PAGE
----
The “Mean Girls” Principle of Prospecting

03 April 2024

Posted in: BSEO Digital Outreach

How many times have you felt as though you’re simply all out of options when it comes to prospecting for sites to cover your PR pieces or host your backlinks? 

In the world of outreach, it’s an all-too-common dilemma. But it’s also one that can be solved if you take the correct approach. 

The solution? Something I like to call The “Mean Girls” Principle of Prospecting. Don’t worry — all will become clear in due time. 

Watch The “Mean Girls” Principle of Prospecting

I presented my “Mean Girls” prospecting strategy at BrightonSEO in 2023, and now, finally, the talk is available for all to see, hear, and take advantage of!

You can watch the whole presentation down below or, if you’re short on time, keep reading for a rundown of all the key points!

Google cares about who you sit with

Google isn’t interested in how each algorithm update affects link builders. They’re concerned about the end user. They want every search to deliver top-tier, high-accuracy results. 

Many small websites boast top-notch content, consistent traffic, and high topical relevance, making them prime targets for prospecting. However, they frequently get lost in the search engine results pages (SERPs), overshadowed by the dominant, authoritative giants of the web.

Why? Similar to the hierarchical customs of secondary school — or for the purposes of this discussion, high school (creeping Americanisms be damned) — it’s unlikely that Google will  invite a site to the top ranking table unless it’s part of the in-crowd.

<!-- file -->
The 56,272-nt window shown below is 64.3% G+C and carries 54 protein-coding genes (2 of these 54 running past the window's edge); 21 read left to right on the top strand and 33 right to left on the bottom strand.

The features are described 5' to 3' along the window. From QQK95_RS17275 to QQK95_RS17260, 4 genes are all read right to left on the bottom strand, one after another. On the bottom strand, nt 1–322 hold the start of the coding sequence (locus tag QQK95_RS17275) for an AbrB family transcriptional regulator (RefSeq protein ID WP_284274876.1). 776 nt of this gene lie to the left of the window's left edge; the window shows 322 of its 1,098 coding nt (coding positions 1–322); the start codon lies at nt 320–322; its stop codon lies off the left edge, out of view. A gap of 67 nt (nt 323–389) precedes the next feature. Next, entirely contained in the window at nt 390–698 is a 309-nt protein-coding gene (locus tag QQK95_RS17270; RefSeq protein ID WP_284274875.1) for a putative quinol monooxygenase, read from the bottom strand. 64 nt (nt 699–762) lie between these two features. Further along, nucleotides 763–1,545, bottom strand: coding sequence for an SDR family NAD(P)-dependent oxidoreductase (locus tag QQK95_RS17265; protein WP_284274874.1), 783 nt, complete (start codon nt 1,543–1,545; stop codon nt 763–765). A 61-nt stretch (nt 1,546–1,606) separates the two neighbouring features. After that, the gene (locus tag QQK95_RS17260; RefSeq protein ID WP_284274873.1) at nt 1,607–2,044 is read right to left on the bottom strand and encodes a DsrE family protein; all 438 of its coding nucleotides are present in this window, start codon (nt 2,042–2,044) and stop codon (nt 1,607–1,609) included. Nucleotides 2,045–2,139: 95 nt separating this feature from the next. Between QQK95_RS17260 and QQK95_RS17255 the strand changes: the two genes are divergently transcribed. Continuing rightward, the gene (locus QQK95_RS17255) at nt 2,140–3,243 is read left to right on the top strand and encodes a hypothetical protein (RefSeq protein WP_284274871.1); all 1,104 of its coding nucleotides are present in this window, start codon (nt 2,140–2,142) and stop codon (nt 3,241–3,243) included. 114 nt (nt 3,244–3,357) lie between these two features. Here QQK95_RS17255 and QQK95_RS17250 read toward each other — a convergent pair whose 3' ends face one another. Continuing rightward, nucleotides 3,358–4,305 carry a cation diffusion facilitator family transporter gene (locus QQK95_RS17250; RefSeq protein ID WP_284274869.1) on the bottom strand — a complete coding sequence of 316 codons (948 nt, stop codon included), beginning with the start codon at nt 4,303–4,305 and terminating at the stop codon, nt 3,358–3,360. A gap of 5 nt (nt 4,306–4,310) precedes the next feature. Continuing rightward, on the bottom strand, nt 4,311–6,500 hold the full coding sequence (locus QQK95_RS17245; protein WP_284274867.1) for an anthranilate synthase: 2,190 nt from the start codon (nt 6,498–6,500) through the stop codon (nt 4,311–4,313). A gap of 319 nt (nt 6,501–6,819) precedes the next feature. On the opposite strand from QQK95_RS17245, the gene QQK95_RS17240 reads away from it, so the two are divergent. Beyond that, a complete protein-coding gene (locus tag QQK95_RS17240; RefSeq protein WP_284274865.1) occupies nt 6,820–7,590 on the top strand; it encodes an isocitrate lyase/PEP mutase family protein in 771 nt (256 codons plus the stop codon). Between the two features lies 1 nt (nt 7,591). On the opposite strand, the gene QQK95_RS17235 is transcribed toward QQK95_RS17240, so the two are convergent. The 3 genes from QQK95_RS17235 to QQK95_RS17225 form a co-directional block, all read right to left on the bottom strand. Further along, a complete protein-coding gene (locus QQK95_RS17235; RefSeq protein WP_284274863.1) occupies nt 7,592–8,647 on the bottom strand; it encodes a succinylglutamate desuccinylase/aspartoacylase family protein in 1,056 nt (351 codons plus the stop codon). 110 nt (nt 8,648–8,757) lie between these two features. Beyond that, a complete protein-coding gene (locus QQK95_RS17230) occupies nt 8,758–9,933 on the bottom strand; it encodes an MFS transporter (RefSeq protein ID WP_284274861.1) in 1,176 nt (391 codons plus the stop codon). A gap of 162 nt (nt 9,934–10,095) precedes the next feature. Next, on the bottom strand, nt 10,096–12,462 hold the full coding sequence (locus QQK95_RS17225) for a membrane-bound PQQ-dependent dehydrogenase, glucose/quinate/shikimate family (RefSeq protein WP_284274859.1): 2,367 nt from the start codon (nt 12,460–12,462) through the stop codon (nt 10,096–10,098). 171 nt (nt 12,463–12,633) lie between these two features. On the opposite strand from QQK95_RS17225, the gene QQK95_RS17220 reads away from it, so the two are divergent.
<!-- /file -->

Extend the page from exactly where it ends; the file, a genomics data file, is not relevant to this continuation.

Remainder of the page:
This means you’ll often see the same high-authority sites ranking for a huge range of keywords, and that’s bad news if you’re prospecting.

And sure, you could conduct a database search instead, but they won’t always show the full scope of publications available or include contact information for all of the relevant writers, editors, or site owners. So, where do you go from here?

Proof that popularity matters

Just to demonstrate how dry the prospecting well can become, I conducted a study to assess the variation in the domains that rank for different keywords within the same niche.

I chose the interiors niche, selecting 111 informational keywords targeting articles featuring interior design advice and similar content instead of product or conversion-focused pages.

 The results were:

  • 49,191 Unique URLs
  • 7,685 Unique domains
  • 5,316 Unique domains that fall within the following qualitative metrics: DR 20, Traffic 500

Now I know what you’re thinking: “Five thousand unique domains? There’s plenty of choice there! What’s the issue?”. But consider:

  • Almost 85% of the unique URLs were cut after deduplication by domain
  • Just under 90% of the unique domains were gone after I filtered the list down to sites with a DR of 20+ and traffic above 500

And this is all before checks for:

  • Relevance
  • Correct country/language
  • Quality (UX, content, grammar and spelling etc)

Once we’re down to the fine-tooth combing stage, there’s also a good chance that more than a few of our options will be sites we’ve already contacted previously — this is where things start to get tricky.

The Mean Girls Principle Of Prospecting

For those of you who haven’t seen the mid-2000’s tour de force of teen drama that is Mean Girls, I’ll provide a little context:

Cady Heron is new in town. It’s her first day at North Shore High, and her peers, Janis (an Avril Lavigne-esque goth type) and Damian (Janis’s comical bestie)  are taking her on a tour of the school

Together, they explain how all of the different social groups of the school — the band nerds, the geeks, the jocks, and an assortment of other less-politically-correct classifications — all have designated tables in the cafeteria.

See where I’m going with this? 

What Is It?

The “Mean Girls” principle of prospecting is all about discovering the sources — links, tools, people, or data — behind the coverage.